4. Server Access: You should have access to a Linux server or virtual machine (VM) running a supported Linux distribution. Ensure that you have administrative (root) access to the server or have sudo privileges.
  5. Domain Name: To host your email server, you'll need a domain name (e.g., Register a domain if you don't already have one, and have access to the domain's DNS settings.
  6. Basic Networking Knowledge: Understanding networking fundamentals, including IP addresses, ports, and firewall configuration, will aid in troubleshooting and securing your email server.
  7. Patience and Dedication: Setting up and maintaining an email server can be complex, and issues may arise along the way. Patience and a willingness to learn are invaluable traits for a successful email server administrator.

By ensuring that you meet these prerequisites, you'll be better prepared to tackle the process of setting up your Linux email server with confidence and efficiency.

To set up a Linux mail server, you'll first need to check if the Postfix mail server is already installed on your system. Postfix is the default MTA for most Linux distributions due to its reliability and popularity among server administrators.

To check if Postfix is installed, you can use the following command:

$ rpm -qa | grep postfix

If it's not installed, you can easily install it on Red Hat-based distributions like CentOS using:

$ dnf -y install postfix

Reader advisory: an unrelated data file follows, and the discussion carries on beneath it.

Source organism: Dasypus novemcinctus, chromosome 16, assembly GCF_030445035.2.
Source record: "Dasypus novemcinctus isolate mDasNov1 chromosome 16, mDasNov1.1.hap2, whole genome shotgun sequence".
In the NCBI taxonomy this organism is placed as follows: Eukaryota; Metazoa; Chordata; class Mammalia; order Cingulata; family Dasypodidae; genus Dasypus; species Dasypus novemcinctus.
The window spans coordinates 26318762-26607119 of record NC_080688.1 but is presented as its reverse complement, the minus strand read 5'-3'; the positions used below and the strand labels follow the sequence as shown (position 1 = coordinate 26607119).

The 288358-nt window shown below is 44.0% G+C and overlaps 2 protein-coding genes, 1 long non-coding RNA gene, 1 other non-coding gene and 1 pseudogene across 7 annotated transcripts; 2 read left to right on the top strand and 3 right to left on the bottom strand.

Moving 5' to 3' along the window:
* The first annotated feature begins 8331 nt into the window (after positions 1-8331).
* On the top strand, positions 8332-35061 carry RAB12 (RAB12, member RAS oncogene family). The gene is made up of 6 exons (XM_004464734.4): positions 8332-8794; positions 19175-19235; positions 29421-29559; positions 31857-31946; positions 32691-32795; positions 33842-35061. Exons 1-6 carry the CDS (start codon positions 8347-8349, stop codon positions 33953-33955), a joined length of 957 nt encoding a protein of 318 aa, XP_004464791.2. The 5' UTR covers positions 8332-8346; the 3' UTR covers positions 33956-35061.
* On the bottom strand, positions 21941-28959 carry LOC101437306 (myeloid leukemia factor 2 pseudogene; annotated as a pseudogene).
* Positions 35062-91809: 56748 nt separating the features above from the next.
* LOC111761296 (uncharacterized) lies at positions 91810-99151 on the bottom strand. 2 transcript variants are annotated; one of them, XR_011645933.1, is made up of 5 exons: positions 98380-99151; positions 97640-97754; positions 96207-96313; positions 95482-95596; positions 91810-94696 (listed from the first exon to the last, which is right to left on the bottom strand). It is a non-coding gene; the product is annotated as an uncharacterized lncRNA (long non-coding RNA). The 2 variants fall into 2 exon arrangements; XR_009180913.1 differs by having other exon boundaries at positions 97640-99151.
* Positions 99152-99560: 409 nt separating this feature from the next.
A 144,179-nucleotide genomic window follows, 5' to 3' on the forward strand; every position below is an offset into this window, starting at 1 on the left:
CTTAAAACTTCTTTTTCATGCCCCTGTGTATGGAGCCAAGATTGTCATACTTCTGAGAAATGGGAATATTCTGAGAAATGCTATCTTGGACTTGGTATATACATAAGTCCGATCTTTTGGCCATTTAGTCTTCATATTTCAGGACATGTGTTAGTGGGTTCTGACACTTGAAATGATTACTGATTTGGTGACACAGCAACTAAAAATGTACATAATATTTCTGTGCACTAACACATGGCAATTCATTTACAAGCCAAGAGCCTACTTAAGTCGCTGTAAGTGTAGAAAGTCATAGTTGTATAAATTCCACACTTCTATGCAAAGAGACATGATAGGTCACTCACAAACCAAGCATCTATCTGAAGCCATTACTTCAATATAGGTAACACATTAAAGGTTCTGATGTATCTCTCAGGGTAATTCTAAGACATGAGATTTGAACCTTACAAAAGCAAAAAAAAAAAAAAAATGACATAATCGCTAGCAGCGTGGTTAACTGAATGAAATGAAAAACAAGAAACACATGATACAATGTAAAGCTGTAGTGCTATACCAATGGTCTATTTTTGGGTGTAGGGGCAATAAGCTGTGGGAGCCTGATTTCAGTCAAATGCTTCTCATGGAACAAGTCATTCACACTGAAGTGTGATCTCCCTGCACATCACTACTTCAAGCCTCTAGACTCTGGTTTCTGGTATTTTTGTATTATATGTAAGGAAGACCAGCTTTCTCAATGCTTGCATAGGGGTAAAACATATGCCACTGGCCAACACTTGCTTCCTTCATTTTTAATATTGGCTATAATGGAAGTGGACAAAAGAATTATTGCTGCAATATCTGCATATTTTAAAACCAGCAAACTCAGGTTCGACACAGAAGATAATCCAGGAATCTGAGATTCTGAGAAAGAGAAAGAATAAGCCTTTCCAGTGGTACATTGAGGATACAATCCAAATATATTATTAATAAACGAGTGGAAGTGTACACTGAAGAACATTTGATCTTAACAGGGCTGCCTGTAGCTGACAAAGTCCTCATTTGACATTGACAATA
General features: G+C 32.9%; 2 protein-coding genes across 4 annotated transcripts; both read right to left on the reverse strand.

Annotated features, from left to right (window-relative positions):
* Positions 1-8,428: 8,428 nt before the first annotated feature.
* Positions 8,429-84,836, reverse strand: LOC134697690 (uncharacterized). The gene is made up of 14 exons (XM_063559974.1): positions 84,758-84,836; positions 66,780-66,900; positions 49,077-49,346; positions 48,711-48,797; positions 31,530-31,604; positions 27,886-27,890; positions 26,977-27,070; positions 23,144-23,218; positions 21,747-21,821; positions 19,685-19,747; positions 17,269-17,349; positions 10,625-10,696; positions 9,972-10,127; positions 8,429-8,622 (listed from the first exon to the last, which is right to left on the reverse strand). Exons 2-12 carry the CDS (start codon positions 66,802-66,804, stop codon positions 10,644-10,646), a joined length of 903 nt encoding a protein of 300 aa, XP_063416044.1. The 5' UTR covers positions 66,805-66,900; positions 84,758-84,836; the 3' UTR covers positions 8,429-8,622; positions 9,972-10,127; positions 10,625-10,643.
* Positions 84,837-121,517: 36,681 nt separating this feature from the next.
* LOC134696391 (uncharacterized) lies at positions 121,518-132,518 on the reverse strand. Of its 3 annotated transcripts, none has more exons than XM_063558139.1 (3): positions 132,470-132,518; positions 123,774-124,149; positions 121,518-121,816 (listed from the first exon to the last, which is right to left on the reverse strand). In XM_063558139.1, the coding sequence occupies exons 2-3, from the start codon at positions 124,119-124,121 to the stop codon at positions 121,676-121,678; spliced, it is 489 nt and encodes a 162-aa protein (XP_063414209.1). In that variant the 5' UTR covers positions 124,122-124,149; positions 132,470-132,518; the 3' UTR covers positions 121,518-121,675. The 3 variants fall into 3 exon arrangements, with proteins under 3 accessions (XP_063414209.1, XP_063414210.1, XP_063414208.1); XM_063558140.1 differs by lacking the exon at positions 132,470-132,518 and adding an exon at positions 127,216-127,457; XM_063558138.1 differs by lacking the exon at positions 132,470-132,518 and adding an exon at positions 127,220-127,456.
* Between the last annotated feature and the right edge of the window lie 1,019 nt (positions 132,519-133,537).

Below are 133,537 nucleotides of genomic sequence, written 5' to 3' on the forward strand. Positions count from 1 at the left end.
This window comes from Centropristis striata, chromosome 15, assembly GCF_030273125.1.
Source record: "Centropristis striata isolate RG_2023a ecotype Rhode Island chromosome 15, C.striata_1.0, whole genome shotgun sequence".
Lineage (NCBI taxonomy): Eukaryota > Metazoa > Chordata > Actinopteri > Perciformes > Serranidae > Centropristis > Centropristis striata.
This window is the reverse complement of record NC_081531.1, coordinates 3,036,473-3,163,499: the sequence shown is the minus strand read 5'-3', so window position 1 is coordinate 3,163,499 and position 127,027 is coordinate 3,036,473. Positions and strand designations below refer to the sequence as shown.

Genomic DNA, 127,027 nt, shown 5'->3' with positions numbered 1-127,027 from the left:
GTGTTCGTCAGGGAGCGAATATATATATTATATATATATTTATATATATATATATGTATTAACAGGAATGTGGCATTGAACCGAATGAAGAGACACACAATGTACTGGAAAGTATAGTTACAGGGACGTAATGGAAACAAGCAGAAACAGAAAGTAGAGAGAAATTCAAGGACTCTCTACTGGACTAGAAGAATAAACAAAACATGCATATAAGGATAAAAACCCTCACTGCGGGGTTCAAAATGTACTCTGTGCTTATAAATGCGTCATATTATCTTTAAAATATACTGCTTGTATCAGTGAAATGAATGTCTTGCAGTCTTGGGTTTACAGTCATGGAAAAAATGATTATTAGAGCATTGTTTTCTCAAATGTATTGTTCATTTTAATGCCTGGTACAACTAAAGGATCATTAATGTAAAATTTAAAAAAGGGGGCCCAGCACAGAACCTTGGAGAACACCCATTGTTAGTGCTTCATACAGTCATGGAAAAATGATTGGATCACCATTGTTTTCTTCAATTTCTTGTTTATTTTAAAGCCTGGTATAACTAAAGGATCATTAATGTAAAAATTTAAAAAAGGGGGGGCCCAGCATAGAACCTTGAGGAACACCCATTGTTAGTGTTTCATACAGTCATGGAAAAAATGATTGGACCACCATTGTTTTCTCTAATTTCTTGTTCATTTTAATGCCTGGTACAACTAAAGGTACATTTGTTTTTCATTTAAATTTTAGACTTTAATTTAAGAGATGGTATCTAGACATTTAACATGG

On Debian-based distributions like Ubuntu, you can use:

$ apt-get -y install postfix

Once installed, start and activate Postfix on system startup with these commands:

$ systemctl start postfix $ systemctl enable postfix

These commands ensure that Postfix is up and running, and ready to handle email transmission on your Linux server. 

With Postfix installed, it's crucial to configure it properly for your specific needs. Most of the configuration files for Postfix are located in the /etc/postfix/ directory. The primary configuration file is /etc/postfix/

In this configuration file, you can specify essential settings like:

  • myhostname: Set the hostname of your mail server, such as or This helps Postfix identify its email source.

myhostname =

  • mydomain: Define the mail domain you'll be servicing, such as

mydomain =

  • myorigin: Determine how outgoing emails will appear in terms of their origin. You can set this to $mydomain to maintain consistency.

myorigin = $mydomain

  • mydestination: Specify the domains for which the Postfix server is responsible for incoming emails. For instance, if your server handles emails for, you'd set it like this:

mydestination = $myhostname, localhost.$mydomain, $mydomain, mail.$mydomain, www.$mydomain

  • mail_spool_directory: Define where incoming mail should be stored. You can choose to deliver mail directly to user mailboxes or to a central spool directory. If you opt for a central spool directory, the mail will be stored in /var/spool/mail with a separate file for each user.

mail_spool_directory = /var/spool/mail

  • mynetworks: This parameter allows you to specify which servers can relay through your Postfix server. It's crucial to limit this to local addresses to prevent spammers from exploiting your server for unauthorized relaying.

mynetworks =,

  • smtpd_banner: Customize the banner message that is displayed when a client successfully connects to your Postfix server. Consider modifying it to avoid revealing potentially compromising information about your server.
  • inet_protocols: Designate which IP protocol version your server should use for connections. Use ipv4 if you want to stick with IPv4.

inet_protocols = ipv4

After making changes to your configuration files, don't forget to reload the Postfix service for the changes to take effect:

$ systemctl reload postfix

However, it's a good practice to run a check to ensure there are no typos or configuration errors that might compromise your Linux mail server:

$ postfix check